On Thanksgiving, My Friend Amy had a great post about being thankful for being literate. My Friend Amy also has started a holiday campaign to Buy Books for the Holidays, an idea that I wholeheartedly endorse (and plan to support, even if I haven't officially gotten around to promoting said campaign on this blog yet.)
Speaking of buying books for the holidays, if you're looking for book ideas for a young child and are interested in buying a classic, timeless book (or two, or three ...) author (and fellow Philly girl!) Beth Kephart has a post about books she plans to purchase for her bookworm niece. The comments section is also worth checking out for more ideas.
Kristina from Autism Vox gives us a timely post on Friday 11/28 on helping our kids with special needs cope with the holidays - and at the end, there's a great gift-giving guide. I plan on doing the majority (if not all) of my holiday shopping in cyberspace, so I am looking forward to reading through this.
And I have to thank Florinda of The 3R's: Reading, Riting, and Randomness for highlighting my blog post about the running of the bulls event (I mean, Black Friday) at Walmart.
Have a great week!
Zoë Ferraris's electrifying debut of taut psychological suspense offers an unprecedented window into Saudi Arabia and the lives of men and women there. When sixteen-year-old Nouf goes missing, along with a truck and her favorite camel, her prominent family calls on Nayir al-Sharqi, a desert guide, to lead a search party. Ten days later, just as Nayir is about to give up in frustration, her body is discovered by anonymous desert travelers. But when the coroner's office determines that Nouf died not of dehydration but from drowning, and her family seems suspiciously uninterested in getting at the truth, Nayir takes it upon himself to find out what really happened to her.This mission will push gentle, hulking, pious Nayir, a Palestinian orphan raised by his bachelor uncle, to delve into the secret life of a rich, protected teenage girl -- in one of the most rigidly gender-segregated of Middle Eastern societies.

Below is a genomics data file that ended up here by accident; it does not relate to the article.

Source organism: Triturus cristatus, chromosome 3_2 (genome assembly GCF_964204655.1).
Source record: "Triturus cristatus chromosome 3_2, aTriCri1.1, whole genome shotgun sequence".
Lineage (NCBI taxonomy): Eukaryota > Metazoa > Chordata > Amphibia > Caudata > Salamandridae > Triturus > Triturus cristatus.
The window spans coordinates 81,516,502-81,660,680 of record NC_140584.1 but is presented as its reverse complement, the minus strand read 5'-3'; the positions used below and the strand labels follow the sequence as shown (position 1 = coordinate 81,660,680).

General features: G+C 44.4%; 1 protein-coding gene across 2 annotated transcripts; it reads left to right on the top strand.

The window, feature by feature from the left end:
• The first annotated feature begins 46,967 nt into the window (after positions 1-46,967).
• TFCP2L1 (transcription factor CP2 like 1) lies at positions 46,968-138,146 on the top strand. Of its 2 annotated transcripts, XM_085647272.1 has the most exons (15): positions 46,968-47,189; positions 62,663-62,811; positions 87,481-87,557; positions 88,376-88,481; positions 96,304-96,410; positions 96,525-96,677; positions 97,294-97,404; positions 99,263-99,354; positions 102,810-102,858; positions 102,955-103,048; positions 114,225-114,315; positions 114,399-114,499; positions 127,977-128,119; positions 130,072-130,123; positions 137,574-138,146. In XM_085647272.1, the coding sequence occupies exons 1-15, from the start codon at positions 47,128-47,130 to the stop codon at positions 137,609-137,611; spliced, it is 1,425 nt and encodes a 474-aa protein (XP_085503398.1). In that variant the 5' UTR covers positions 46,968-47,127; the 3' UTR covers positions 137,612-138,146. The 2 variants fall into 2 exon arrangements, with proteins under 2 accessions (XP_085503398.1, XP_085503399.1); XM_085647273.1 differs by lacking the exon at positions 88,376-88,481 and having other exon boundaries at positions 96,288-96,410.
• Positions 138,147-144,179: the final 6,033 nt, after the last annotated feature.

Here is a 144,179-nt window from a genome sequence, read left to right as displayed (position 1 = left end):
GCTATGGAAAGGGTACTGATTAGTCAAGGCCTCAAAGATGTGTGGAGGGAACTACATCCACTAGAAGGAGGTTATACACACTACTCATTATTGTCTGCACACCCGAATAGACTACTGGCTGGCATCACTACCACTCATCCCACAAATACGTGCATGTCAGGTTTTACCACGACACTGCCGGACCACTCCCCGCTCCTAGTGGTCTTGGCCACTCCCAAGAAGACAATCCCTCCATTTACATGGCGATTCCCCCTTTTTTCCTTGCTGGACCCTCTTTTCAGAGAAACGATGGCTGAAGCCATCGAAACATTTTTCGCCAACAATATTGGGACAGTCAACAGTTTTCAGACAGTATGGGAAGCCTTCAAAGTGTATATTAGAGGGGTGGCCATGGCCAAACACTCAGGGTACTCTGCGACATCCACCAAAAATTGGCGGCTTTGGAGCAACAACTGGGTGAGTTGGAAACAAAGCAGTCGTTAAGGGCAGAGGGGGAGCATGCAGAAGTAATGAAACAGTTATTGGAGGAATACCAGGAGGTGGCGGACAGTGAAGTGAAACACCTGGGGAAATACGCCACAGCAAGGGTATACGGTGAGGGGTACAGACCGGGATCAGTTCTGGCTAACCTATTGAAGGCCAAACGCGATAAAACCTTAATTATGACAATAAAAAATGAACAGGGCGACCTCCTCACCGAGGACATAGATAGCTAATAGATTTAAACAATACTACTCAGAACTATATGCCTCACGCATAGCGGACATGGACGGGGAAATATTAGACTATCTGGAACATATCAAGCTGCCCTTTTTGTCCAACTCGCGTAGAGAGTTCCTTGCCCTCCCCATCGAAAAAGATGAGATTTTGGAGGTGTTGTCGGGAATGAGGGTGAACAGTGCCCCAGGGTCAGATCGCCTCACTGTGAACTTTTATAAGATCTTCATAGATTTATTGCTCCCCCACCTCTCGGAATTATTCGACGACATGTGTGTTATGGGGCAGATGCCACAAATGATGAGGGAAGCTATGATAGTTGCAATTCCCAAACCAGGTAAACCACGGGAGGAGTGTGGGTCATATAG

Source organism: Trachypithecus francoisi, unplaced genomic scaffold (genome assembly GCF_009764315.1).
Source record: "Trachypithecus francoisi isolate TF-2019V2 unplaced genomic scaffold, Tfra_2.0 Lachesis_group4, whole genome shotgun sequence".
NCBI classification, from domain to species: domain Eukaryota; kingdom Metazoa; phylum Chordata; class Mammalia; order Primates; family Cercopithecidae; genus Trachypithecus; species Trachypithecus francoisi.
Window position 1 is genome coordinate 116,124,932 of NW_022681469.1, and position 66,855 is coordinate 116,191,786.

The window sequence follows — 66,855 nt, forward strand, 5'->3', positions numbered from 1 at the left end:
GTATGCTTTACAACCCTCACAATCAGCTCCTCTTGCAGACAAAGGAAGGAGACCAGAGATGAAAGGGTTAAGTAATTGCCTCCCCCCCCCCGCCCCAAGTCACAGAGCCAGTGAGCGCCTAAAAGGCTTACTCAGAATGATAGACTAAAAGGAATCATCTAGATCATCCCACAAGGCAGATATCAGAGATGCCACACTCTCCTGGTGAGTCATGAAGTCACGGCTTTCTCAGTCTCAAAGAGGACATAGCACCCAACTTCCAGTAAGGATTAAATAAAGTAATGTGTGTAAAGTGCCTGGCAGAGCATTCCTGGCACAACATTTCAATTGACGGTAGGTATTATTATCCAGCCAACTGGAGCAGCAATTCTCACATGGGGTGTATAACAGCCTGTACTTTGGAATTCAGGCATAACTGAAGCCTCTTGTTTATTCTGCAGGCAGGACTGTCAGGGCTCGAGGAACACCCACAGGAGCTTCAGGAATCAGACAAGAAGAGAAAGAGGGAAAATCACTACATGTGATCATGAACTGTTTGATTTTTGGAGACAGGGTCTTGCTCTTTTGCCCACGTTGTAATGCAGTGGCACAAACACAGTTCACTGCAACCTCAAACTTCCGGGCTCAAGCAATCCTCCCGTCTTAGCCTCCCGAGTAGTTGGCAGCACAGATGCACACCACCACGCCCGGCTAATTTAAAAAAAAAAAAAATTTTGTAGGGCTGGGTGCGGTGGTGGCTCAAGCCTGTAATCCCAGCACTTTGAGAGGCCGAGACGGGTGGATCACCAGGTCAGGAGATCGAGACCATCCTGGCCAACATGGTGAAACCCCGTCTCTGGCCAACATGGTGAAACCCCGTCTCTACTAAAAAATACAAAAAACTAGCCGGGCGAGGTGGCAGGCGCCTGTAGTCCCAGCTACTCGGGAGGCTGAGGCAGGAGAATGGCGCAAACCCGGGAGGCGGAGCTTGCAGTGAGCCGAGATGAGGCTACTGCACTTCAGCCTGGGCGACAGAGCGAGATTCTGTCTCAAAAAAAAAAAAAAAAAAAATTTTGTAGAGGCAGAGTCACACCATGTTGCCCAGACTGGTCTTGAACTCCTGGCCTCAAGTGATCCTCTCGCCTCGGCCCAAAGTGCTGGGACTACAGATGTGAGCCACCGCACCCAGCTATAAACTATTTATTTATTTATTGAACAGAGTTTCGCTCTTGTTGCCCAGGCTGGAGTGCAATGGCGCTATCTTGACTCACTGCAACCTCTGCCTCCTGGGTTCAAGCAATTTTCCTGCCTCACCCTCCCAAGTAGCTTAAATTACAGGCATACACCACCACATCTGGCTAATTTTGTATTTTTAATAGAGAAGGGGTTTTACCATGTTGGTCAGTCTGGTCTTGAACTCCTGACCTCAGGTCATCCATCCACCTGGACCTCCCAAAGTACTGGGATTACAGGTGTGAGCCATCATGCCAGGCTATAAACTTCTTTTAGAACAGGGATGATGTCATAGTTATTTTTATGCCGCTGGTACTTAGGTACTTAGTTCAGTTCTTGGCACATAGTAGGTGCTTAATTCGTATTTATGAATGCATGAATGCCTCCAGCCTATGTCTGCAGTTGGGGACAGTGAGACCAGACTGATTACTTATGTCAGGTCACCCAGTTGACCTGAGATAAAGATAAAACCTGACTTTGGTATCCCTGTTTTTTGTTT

Initially horrified at the idea of a woman bold enough to bare her face and to work in public, Nayir soon realizes that if he wants to gain access to the hidden world of women, he will have to join forces with Katya Hijazi, a lab worker at the coroner's office. Their partnership challenges Nayir, bringing him face to face with his desire for female companionship and the limitations imposed by his beliefs. It also ultimately leads them both to surprising revelations. Fast-paced and utterly transporting, Finding Nouf offers an intimate glimpse inside a closed society and a riveting literary mystery.